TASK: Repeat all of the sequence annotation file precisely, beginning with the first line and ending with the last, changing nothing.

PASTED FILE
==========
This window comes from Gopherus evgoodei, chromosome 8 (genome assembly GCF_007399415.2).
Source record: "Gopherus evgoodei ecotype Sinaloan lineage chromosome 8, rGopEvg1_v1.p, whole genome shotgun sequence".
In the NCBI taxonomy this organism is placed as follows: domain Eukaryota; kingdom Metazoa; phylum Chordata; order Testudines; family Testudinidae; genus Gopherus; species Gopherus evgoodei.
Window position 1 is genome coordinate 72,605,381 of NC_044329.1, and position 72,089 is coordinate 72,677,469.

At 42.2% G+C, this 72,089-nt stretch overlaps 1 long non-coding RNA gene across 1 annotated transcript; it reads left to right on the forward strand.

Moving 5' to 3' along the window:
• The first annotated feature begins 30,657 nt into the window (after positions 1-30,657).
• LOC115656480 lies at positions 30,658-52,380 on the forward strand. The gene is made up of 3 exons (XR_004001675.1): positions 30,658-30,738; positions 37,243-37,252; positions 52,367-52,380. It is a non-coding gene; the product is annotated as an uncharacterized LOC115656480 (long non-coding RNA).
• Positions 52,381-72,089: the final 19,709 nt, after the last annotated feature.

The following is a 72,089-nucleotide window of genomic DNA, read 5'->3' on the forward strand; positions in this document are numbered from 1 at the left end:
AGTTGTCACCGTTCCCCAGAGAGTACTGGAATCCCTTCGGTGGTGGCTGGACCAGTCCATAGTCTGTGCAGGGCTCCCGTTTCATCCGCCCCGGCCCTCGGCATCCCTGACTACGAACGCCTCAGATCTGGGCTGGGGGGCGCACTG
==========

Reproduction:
This window comes from Gopherus evgoodei, chromosome 8 (genome assembly GCF_007399415.2).
Source record: "Gopherus evgoodei ecotype Sinaloan lineage chromosome 8, rGopEvg1_v1.p, whole genome shotgun sequence".
In the NCBI taxonomy this organism is placed as follows: domain Eukaryota; kingdom Metazoa; phylum Chordata; order Testudines; family Testudinidae; genus Gopherus; species Gopherus evgoodei.
Window position 1 is genome coordinate 72,605,381 of NC_044329.1, and position 72,089 is coordinate 72,677,469.

At 42.2% G+C, this 72,089-nt stretch overlaps 1 long non-coding RNA gene across 1 annotated transcript; it reads left to right on the forward strand.

Moving 5' to 3' along the window:
• The first annotated feature begins 30,657 nt into the window (after positions 1-30,657).
• LOC115656480 lies at positions 30,658-52,380 on the forward strand. The gene is made up of 3 exons (XR_004001675.1): positions 30,658-30,738; positions 37,243-37,252; positions 52,367-52,380. It is a non-coding gene; the product is annotated as an uncharacterized LOC115656480 (long non-coding RNA).
• Positions 52,381-72,089: the final 19,709 nt, after the last annotated feature.

The following is a 72,089-nucleotide window of genomic DNA, read 5'->3' on the forward strand; positions in this document are numbered from 1 at the left end:
AGTTGTCACCGTTCCCCAGAGAGTACTGGAATCCCTTCGGTGGTGGCTGGACCAGTCCATAGTCTGTGCAGGGCTCCCGTTTCATCCGCCCCGGCCCTCGGCATCCCTGACTACGAACGCCTCAGATCTGGGCTGGGGGGCGCACTG